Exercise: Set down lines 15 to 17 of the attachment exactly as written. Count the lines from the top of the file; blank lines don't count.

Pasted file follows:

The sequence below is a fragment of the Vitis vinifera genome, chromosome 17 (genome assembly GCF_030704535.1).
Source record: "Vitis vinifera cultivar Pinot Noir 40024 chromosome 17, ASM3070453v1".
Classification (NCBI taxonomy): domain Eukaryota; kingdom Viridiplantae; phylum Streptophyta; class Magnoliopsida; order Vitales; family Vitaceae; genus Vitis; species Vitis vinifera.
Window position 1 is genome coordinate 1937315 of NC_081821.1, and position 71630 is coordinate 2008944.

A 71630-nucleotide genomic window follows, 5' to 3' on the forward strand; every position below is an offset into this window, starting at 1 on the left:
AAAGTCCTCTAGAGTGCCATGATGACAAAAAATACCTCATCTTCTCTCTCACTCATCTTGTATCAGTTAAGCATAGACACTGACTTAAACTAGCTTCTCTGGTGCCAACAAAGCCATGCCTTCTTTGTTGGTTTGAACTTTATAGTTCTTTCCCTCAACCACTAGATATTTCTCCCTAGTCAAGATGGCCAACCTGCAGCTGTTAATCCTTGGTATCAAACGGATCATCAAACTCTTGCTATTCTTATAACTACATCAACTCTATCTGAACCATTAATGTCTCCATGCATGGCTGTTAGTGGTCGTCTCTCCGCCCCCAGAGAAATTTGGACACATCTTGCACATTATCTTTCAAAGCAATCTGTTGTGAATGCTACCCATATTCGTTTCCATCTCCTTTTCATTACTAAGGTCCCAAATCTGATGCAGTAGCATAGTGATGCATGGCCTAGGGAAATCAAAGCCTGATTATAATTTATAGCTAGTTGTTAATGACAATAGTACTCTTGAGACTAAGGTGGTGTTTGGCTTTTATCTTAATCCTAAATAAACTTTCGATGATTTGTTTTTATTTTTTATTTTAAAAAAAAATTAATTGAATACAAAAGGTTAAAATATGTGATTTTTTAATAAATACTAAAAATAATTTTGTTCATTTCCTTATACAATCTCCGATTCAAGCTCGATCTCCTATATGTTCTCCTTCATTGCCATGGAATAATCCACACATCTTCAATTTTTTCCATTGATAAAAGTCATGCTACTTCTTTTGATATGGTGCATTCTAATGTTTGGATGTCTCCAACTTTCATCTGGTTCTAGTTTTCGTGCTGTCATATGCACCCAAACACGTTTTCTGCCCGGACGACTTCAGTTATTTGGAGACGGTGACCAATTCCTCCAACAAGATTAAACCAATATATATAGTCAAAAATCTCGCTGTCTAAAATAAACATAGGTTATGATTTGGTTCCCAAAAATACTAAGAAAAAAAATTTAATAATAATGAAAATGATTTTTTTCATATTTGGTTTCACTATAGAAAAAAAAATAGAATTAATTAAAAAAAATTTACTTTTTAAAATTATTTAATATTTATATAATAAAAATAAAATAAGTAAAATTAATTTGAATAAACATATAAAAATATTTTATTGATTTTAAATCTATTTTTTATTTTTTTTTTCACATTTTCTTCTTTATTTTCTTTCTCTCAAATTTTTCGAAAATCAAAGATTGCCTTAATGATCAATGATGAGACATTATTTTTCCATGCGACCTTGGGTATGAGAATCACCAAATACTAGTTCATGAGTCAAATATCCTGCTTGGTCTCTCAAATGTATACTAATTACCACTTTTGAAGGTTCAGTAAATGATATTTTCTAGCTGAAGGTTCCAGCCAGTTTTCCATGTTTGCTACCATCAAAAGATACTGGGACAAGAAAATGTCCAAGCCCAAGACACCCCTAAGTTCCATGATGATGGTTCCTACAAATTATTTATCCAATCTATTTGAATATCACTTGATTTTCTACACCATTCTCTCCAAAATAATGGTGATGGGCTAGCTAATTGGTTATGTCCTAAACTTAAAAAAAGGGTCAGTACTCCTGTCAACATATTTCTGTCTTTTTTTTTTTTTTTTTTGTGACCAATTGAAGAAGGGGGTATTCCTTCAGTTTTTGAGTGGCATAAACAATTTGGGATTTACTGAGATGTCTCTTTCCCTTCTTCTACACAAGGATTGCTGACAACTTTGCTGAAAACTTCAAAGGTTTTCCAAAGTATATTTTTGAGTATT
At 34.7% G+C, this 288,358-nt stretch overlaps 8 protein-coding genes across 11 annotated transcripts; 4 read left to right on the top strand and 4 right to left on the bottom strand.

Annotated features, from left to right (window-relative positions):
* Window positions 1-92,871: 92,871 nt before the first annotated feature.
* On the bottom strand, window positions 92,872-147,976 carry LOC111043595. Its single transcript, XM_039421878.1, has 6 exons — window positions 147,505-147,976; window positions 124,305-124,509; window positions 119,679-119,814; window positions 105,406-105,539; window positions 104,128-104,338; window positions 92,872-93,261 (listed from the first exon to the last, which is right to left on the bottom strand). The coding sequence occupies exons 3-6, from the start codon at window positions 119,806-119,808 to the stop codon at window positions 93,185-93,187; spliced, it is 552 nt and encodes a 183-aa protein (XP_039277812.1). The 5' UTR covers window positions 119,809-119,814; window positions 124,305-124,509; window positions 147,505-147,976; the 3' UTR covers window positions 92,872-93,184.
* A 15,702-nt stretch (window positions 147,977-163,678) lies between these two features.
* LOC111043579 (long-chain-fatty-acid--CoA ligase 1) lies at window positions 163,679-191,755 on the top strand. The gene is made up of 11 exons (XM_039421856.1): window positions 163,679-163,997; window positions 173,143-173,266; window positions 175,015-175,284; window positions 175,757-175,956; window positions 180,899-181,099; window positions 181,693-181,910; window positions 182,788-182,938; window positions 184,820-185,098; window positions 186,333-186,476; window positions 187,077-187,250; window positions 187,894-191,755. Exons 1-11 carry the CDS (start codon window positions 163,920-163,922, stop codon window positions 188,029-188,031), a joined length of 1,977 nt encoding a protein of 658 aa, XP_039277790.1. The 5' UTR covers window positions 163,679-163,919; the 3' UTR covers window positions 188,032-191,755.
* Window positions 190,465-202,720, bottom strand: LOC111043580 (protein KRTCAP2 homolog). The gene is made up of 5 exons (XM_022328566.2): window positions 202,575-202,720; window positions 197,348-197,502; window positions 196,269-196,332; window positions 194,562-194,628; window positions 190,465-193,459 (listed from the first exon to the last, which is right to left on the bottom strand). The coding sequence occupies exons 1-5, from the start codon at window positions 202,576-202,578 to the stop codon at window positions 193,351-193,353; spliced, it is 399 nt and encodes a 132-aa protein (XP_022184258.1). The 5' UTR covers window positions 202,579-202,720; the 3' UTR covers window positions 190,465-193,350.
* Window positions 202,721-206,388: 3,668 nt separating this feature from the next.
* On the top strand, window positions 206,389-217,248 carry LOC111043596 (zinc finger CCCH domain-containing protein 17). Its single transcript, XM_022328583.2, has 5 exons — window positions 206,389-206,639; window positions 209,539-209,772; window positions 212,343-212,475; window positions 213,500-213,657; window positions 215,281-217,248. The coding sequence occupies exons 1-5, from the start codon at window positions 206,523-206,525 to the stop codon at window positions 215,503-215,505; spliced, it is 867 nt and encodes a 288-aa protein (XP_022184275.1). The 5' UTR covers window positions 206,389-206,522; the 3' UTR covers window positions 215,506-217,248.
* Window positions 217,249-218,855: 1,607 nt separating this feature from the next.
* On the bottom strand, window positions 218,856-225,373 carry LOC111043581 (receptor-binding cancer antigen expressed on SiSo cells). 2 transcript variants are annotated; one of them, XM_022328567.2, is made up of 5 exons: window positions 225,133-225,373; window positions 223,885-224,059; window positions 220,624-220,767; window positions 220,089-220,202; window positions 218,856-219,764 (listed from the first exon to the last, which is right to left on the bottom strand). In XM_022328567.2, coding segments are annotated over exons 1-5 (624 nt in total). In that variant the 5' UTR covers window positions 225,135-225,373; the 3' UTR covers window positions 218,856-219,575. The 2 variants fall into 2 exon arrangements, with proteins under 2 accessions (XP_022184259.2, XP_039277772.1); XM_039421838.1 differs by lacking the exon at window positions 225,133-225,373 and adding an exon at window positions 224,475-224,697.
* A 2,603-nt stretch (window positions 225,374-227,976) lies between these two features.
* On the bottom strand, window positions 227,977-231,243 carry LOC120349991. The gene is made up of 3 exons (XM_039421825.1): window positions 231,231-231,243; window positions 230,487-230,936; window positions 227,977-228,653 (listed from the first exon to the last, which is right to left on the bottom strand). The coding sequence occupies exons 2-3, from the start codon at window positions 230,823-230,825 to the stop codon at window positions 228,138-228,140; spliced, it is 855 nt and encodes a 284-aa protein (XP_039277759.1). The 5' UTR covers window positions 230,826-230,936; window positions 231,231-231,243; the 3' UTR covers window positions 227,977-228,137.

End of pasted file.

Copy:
* On the top strand, window positions 206,389-217,248 carry LOC111043596 (zinc finger CCCH domain-containing protein 17). Its single transcript, XM_022328583.2, has 5 exons — window positions 206,389-206,639; window positions 209,539-209,772; window positions 212,343-212,475; window positions 213,500-213,657; window positions 215,281-217,248. The coding sequence occupies exons 1-5, from the start codon at window positions 206,523-206,525 to the stop codon at window positions 215,503-215,505; spliced, it is 867 nt and encodes a 288-aa protein (XP_022184275.1). The 5' UTR covers window positions 206,389-206,522; the 3' UTR covers window positions 215,506-217,248.
* Window positions 217,249-218,855: 1,607 nt separating this feature from the next.
* On the bottom strand, window positions 218,856-225,373 carry LOC111043581 (receptor-binding cancer antigen expressed on SiSo cells). 2 transcript variants are annotated; one of them, XM_022328567.2, is made up of 5 exons: window positions 225,133-225,373; window positions 223,885-224,059; window positions 220,624-220,767; window positions 220,089-220,202; window positions 218,856-219,764 (listed from the first exon to the last, which is right to left on the bottom strand). In XM_022328567.2, coding segments are annotated over exons 1-5 (624 nt in total). In that variant the 5' UTR covers window positions 225,135-225,373; the 3' UTR covers window positions 218,856-219,575. The 2 variants fall into 2 exon arrangements, with proteins under 2 accessions (XP_022184259.2, XP_039277772.1); XM_039421838.1 differs by lacking the exon at window positions 225,133-225,373 and adding an exon at window positions 224,475-224,697.